- Main Tasks included was to maintain Advocate’s Diary and update it daily and if the next date is given is 13th September then to write the details on the 13th September Page.
- Following sir from the courtroom to courtroom and observing the whole process and asking doubts.
- We were asked to read case files and study in detail the important sections.
- By the third-fourth day, we started filing Bhatta Forms, Ferris Forms, Vakalatnama’s and Aavedan Patras and getting it checked by sir and getting his signature and submitting in the court.
- Also, we were asked to go to the library and look for case digests and commentaries which helped us in studying the cases and finding references (this exercise helped us later in moot court research).
- We also went twice-thrice times in a week to family court, which was an experience of its own. Here we accompanied sir while he had conversations with his clients.
THERE IS SO MUCH TO LEARN. EVEN IF A PERSON IS NOT INTERESTED IN GOING IN LITIGATION, I WOULD REALLY RECOMMEND THAT HE/SHE MUST HAVE AN INTERNSHIP EXPERIENCE AT DISTRICT COURT.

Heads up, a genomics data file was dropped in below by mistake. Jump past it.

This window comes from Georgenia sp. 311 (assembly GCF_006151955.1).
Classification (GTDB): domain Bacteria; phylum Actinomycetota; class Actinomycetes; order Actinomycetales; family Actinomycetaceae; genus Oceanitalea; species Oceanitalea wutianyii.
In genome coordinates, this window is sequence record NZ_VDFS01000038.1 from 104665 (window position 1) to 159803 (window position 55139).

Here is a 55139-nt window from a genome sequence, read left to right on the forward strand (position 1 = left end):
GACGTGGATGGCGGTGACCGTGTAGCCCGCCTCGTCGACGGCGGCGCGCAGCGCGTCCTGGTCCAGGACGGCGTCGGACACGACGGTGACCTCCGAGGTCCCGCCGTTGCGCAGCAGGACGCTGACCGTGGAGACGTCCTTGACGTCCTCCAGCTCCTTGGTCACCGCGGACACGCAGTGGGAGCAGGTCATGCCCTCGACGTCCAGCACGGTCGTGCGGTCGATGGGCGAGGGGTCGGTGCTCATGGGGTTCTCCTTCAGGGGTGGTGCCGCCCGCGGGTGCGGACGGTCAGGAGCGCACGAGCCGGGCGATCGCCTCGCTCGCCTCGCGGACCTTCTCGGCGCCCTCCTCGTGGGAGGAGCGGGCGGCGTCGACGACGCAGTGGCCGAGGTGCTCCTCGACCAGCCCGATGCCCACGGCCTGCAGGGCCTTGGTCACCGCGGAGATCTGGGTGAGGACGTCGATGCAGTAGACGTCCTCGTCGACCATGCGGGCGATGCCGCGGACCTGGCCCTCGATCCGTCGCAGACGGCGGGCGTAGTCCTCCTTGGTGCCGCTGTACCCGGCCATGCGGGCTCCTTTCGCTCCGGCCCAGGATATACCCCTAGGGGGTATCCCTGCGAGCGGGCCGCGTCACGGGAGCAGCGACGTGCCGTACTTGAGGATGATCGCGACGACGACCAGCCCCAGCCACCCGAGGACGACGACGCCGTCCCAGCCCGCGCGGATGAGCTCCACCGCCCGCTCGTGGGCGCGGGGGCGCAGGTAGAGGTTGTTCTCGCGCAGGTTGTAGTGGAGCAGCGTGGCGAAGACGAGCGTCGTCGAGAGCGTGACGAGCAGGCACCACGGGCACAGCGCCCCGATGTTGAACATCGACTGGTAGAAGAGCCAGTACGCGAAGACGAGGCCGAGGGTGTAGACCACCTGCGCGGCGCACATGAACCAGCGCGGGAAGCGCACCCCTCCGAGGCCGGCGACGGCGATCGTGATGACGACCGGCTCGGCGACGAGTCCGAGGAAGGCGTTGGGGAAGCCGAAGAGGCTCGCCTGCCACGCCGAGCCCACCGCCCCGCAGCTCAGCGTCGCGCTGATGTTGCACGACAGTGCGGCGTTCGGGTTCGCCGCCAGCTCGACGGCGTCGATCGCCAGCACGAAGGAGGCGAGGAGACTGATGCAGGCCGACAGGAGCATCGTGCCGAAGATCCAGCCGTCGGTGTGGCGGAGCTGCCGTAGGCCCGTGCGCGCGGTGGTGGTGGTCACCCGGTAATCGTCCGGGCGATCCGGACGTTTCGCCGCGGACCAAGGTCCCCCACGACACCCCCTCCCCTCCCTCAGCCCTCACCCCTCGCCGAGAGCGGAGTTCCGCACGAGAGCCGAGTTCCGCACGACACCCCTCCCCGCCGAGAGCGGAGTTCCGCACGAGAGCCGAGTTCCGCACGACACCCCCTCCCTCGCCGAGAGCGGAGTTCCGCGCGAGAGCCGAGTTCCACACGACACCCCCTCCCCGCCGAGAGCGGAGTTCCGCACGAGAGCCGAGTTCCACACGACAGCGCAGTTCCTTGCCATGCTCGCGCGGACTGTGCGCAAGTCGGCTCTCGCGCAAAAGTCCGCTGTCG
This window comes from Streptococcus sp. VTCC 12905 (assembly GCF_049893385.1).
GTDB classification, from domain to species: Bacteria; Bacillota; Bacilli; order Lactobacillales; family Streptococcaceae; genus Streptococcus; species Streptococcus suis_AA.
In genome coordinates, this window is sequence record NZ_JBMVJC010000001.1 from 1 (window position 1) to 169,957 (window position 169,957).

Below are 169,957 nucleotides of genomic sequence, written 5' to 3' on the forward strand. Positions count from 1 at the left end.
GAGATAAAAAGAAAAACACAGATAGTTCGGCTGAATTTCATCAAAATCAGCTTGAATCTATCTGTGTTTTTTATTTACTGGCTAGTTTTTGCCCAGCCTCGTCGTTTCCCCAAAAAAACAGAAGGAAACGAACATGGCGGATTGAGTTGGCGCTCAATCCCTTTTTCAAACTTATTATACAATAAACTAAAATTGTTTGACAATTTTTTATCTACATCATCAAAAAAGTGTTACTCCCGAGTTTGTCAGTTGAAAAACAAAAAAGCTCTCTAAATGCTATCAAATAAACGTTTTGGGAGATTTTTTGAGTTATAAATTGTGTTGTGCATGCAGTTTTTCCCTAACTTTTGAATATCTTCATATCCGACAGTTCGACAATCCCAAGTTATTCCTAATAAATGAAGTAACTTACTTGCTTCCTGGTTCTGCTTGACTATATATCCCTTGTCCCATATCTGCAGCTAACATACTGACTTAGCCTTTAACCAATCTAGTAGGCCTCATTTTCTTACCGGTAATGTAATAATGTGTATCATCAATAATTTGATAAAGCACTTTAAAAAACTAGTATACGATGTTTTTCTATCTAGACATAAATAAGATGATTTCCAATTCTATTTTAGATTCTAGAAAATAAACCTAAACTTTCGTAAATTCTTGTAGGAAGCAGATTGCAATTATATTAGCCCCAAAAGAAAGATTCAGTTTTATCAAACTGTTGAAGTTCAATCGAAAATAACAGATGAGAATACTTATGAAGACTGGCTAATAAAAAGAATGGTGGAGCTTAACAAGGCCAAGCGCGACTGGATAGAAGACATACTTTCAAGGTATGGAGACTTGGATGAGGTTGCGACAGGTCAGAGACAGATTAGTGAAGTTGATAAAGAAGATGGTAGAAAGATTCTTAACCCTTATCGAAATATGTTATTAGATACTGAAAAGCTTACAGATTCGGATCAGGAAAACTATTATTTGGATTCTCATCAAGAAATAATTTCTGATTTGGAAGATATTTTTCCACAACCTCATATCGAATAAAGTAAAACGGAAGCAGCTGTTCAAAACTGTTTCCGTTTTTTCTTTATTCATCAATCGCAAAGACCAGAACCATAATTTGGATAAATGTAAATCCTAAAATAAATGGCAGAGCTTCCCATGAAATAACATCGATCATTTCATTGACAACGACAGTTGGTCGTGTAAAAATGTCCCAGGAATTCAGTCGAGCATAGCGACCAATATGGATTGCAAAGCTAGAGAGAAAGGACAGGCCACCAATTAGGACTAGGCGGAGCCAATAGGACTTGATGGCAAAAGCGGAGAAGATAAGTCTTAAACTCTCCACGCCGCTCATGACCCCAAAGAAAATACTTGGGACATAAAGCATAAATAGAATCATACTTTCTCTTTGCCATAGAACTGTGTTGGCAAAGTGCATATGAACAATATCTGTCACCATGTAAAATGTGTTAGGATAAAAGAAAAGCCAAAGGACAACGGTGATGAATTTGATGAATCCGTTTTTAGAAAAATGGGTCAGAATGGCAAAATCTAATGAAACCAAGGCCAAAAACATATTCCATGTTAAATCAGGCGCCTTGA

It is the district court where the case comes for the first time and the facts are scrutinized. It is where the reality of the judicial system strikes as it is the place where the fight for justice begins. The atmosphere of the district court is totally different. There are all kinds of people and all types of crimes.
It is at the district court where the judiciary and the police system work together. There is police deployed everywhere who are very helping. They helped us many times in finding the courtroom.
Good things about where we interned were, we were given independence to ask doubts and opinions and at times also for an off. We asked all types of questions. Also, sir being in the legal field for years told stories about his cases and incidents. Since he is so well-known and reputed that at the end of the month everyone came to know us by names. Even at times when there were some important cases with his colleagues, they even took us with them to observe the proceedings.
Amod Sir is very helping, we spend most of the time with him. He took interns for lunches and was frank with them. He always taught us to have faith in ourselves.